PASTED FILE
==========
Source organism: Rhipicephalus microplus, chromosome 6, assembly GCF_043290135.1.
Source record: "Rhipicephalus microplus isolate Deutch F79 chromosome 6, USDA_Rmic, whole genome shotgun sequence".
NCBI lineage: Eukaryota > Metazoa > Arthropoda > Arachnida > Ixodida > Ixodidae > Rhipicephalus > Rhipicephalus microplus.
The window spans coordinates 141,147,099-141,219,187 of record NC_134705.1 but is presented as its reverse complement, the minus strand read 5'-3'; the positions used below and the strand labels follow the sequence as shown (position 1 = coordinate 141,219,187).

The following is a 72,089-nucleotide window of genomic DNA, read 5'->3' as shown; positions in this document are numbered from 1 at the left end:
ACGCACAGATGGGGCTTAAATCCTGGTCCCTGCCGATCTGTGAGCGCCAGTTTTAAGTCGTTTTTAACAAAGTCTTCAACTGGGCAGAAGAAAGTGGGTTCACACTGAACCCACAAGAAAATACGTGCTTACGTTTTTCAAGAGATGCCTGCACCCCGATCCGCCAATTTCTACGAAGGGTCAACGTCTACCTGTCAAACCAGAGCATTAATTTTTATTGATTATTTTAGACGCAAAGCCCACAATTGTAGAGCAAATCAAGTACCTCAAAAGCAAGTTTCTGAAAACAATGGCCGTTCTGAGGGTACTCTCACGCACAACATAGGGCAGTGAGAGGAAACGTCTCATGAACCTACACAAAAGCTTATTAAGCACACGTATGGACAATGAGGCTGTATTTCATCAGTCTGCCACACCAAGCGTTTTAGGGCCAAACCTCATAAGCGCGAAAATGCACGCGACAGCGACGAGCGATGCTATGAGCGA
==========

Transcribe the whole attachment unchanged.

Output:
Source organism: Rhipicephalus microplus, chromosome 6, assembly GCF_043290135.1.
Source record: "Rhipicephalus microplus isolate Deutch F79 chromosome 6, USDA_Rmic, whole genome shotgun sequence".
NCBI lineage: Eukaryota > Metazoa > Arthropoda > Arachnida > Ixodida > Ixodidae > Rhipicephalus > Rhipicephalus microplus.
The window spans coordinates 141,147,099-141,219,187 of record NC_134705.1 but is presented as its reverse complement, the minus strand read 5'-3'; the positions used below and the strand labels follow the sequence as shown (position 1 = coordinate 141,219,187).

The following is a 72,089-nucleotide window of genomic DNA, read 5'->3' as shown; positions in this document are numbered from 1 at the left end:
ACGCACAGATGGGGCTTAAATCCTGGTCCCTGCCGATCTGTGAGCGCCAGTTTTAAGTCGTTTTTAACAAAGTCTTCAACTGGGCAGAAGAAAGTGGGTTCACACTGAACCCACAAGAAAATACGTGCTTACGTTTTTCAAGAGATGCCTGCACCCCGATCCGCCAATTTCTACGAAGGGTCAACGTCTACCTGTCAAACCAGAGCATTAATTTTTATTGATTATTTTAGACGCAAAGCCCACAATTGTAGAGCAAATCAAGTACCTCAAAAGCAAGTTTCTGAAAACAATGGCCGTTCTGAGGGTACTCTCACGCACAACATAGGGCAGTGAGAGGAAACGTCTCATGAACCTACACAAAAGCTTATTAAGCACACGTATGGACAATGAGGCTGTATTTCATCAGTCTGCCACACCAAGCGTTTTAGGGCCAAACCTCATAAGCGCGAAAATGCACGCGACAGCGACGAGCGATGCTATGAGCGA